• פסח | Haggadah for Pesaḥ with an English translation by Eve Feinstein

    פסח | Haggadah for Pesaḥ with an English translation by Eve Feinstein

    A tale is told of Rabbi Eliezer, Rabbi Joshua, Rabbi Elazar son of Azariah, Rabbi Akiva, and Rabbi Tarfon, who held a seder [lit: reclined] in Bnai Brak. They discussed the exodus from Egypt all that night, until their students came and said to them, “Rabbis, the time has come to recite the morning shema.” . . .Continue Reading. . . ☞
  • סדר ספירת העומר | the Order of Counting the Omer in the Spring

    סדר ספירת העומר | the Order of Counting the Omer in the Spring

    Each day between the beginning of Passover and Shavuot gets counted, 49 days in all, 7 weeks of seven days. That makes the omer period a miniature version of the Shmitta and Yovel (Jubilee) cycle of 7 cycles of seven years. Just as that cycle is one of resetting society's clock to align ourselves with freedom and with the needs of the land, this cycle too is a chance to align ourselves with the rhythms of spring and the spiritual freedom represented by the Torah. . . .Continue Reading. . . ☞
  • פסח | Kavanah for Returning Our Ḥametz to the Earth by Rabbi David Seidenberg (neohasid.org)

    פסח | Kavanah for Returning Our Ḥametz to the Earth by Rabbi David Seidenberg (neohasid.org)

    Here's a kavannah for tonight's search for ḥametz or for burning ḥametz tomorrow (with added words), from neohasid.org. It would be great if you could share it with your networks. Ḥag sameaḥ! . . .Continue Reading. . . ☞
  • A Prayer for Candle-lighting by Chaya Kaplan-Lester

    A Prayer for Candle-lighting by Chaya Kaplan-Lester

    Please God Let me light More than flame tonight. More than wax and wick and sliver stick of wood. More than shallow stream of words recited from a pocket book. . . .Continue Reading. . . ☞
  • Scaling the Walls of the Labyrinth: Psalms 67 and Ana b’Koaḥ

    Scaling the Walls of the Labyrinth: Psalms 67 and Ana b’Koaḥ

    Psalm 67 is a priestly blessing for all the peoples of the earth to be sustained by the earth's harvest (yevulah), and it is a petition that all humanity recognize the divine nature (Elohim) illuminating the world. Composed of seven verses, the psalm is often visually depicted as a seven branched menorah. There are 49 words in the entire psalm, and in the Nusaḥ ha-ARI z"l there is one word for each day of the Sefirat haOmer. Similarly, the fifth verse has 49 letters and each letter can be used as a focal point for meditating on the meaning of the day in its week in the journey to Shavuot, the festival of weeks (the culmination of the barley harvest), and the festival of oaths (shevuot) in celebration of receiving the Torah. Many of the themes of Psalm 67 are repeated in the prayer Ana b'Koaḥ, which also has 49 words, and which are also used to focus on the meaning of each day on the cyclical and labyrinthine journey towards Shavuot. . . .Continue Reading. . . ☞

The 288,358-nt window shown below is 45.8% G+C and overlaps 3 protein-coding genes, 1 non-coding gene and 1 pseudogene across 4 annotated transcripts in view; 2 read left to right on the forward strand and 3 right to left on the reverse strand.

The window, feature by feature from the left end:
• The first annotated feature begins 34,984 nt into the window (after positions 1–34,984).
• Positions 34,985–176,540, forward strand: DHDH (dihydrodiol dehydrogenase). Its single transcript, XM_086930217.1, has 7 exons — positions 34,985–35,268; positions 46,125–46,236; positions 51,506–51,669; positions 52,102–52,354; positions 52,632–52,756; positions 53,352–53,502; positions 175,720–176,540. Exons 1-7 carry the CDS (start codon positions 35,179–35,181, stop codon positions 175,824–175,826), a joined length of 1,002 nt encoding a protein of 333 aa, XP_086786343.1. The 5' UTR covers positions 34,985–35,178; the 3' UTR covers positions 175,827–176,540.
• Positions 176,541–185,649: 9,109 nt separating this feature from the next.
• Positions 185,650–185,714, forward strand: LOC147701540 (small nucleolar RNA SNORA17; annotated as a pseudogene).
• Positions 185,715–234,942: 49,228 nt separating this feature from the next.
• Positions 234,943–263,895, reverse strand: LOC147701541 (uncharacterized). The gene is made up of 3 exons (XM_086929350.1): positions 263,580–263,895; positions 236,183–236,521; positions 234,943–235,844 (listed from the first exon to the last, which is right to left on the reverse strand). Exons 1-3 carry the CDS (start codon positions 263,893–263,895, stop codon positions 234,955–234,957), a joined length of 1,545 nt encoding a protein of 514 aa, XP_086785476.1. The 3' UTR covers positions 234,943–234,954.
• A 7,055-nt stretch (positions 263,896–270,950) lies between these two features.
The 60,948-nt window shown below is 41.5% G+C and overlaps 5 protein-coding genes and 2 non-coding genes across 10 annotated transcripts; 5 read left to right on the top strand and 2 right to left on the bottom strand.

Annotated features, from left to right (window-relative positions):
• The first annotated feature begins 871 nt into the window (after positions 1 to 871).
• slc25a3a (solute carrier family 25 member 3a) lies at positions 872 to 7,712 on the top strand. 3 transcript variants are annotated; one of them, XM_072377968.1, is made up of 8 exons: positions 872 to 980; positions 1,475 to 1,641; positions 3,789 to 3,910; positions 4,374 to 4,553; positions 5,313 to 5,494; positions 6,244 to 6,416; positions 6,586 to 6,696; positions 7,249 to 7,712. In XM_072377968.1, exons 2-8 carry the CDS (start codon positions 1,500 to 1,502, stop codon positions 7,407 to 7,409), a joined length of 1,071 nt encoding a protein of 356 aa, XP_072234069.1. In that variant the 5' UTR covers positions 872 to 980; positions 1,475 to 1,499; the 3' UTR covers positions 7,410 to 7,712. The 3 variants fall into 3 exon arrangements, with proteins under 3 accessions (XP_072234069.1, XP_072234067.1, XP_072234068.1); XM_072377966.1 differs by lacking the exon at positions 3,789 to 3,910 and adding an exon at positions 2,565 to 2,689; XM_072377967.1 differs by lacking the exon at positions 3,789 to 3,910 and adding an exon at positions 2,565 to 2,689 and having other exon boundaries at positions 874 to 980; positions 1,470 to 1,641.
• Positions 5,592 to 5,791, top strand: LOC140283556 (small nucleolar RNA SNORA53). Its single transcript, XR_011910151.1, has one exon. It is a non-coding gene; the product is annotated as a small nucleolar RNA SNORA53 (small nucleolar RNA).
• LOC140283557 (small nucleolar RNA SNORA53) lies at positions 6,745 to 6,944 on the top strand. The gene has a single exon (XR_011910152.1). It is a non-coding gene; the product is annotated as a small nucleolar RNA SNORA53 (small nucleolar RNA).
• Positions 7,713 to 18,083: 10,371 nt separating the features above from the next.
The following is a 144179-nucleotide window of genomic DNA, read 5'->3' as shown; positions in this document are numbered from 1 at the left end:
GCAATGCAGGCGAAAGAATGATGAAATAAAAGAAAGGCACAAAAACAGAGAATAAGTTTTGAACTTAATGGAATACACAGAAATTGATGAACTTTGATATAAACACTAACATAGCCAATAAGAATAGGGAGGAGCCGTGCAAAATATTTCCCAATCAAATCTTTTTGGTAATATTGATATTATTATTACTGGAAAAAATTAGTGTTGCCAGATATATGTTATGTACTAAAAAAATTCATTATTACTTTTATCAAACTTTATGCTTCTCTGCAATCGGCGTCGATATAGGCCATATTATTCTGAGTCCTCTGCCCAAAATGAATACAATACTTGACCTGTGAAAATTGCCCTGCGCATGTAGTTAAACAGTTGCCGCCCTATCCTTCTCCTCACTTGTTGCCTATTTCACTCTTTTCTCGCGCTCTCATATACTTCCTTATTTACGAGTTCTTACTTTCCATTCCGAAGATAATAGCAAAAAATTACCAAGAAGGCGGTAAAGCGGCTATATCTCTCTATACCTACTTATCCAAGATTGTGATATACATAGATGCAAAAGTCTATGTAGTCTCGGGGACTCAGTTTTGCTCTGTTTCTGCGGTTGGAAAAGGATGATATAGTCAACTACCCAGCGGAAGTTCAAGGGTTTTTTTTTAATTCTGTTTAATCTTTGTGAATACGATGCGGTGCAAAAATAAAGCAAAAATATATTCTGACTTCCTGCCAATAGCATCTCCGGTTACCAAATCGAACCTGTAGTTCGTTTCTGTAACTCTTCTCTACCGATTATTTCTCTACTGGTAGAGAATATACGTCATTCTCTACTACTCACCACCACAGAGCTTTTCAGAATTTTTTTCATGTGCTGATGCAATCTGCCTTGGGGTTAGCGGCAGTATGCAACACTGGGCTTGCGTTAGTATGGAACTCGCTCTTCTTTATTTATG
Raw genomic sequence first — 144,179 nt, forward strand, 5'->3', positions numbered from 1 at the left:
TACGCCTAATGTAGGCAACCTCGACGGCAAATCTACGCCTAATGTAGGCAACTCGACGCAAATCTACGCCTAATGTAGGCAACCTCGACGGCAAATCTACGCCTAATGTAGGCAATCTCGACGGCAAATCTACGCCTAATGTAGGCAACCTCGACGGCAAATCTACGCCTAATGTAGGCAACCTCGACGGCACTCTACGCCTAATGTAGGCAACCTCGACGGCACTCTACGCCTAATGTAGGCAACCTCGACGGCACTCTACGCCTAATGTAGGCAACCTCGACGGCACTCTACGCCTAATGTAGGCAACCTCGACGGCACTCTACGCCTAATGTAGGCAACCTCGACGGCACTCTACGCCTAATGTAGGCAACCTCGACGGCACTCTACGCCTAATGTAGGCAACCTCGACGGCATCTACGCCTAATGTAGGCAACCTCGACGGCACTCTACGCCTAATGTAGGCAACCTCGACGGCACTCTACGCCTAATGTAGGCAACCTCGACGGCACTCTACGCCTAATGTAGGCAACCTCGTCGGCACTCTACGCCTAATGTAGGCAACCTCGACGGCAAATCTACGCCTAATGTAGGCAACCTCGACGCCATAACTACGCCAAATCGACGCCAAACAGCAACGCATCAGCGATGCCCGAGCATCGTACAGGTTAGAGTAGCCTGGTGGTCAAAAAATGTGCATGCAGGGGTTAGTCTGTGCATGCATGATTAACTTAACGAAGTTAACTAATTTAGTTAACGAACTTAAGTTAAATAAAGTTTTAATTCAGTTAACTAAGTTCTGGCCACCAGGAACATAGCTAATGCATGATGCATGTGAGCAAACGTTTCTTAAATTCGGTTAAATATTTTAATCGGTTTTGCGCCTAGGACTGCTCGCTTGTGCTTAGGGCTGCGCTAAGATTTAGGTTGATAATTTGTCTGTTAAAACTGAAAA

• פסח | The Seder’s Innermost Secret — Ḥaroset: Earth & Eros in the Pesaḥ Celebration by Rabbi Arthur Waskow

    פסח | The Seder’s Innermost Secret — Ḥaroset: Earth & Eros in the Pesaḥ Celebration by Rabbi Arthur Waskow

    There it sits on the Seder plate: ḥaroset, a delicious paste of chopped nuts, chopped fruits, spices, and wine. So the question would seem obvious: "Why is there ḥaroset on the Seder plate?" That's the most secret Question at the Seder – so secret nobody even asks it. And it’s got the most secret answer: none. . . .Continue Reading. . . ☞
  • ברכת האילנות | The Blessing of Flowering Fruit Trees in the Spring Season

    ברכת האילנות | The Blessing of Flowering Fruit Trees in the Spring Season

    When the spring (Aviv) season arrives, a blessing is traditionally said when one is in view of at least two flowering fruit trees. In the northern hemisphere, it can be said anytime through the end of the month of Nissan (though it can still be said in Iyar). For those who live in the southern hemisphere, the blessing can be said during the month of Tishrei. . . .Continue Reading. . . ☞
  • פסח | Preparations for the Pesaḥ Seder by Gabriel Wasserman